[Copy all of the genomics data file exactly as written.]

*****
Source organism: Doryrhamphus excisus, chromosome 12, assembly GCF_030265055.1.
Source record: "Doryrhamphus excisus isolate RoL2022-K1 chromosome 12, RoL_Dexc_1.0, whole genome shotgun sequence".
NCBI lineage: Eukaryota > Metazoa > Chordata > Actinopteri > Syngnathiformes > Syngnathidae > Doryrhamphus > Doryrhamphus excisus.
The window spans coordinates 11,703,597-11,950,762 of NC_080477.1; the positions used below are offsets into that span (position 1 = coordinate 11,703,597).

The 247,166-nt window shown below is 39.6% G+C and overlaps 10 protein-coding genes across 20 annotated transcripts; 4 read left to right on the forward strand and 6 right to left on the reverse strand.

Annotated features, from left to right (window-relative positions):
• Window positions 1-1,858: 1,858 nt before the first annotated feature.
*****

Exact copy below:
Source organism: Doryrhamphus excisus, chromosome 12, assembly GCF_030265055.1.
Source record: "Doryrhamphus excisus isolate RoL2022-K1 chromosome 12, RoL_Dexc_1.0, whole genome shotgun sequence".
NCBI lineage: Eukaryota > Metazoa > Chordata > Actinopteri > Syngnathiformes > Syngnathidae > Doryrhamphus > Doryrhamphus excisus.
The window spans coordinates 11,703,597-11,950,762 of NC_080477.1; the positions used below are offsets into that span (position 1 = coordinate 11,703,597).

The 247,166-nt window shown below is 39.6% G+C and overlaps 10 protein-coding genes across 20 annotated transcripts; 4 read left to right on the forward strand and 6 right to left on the reverse strand.

Annotated features, from left to right (window-relative positions):
• Window positions 1-1,858: 1,858 nt before the first annotated feature.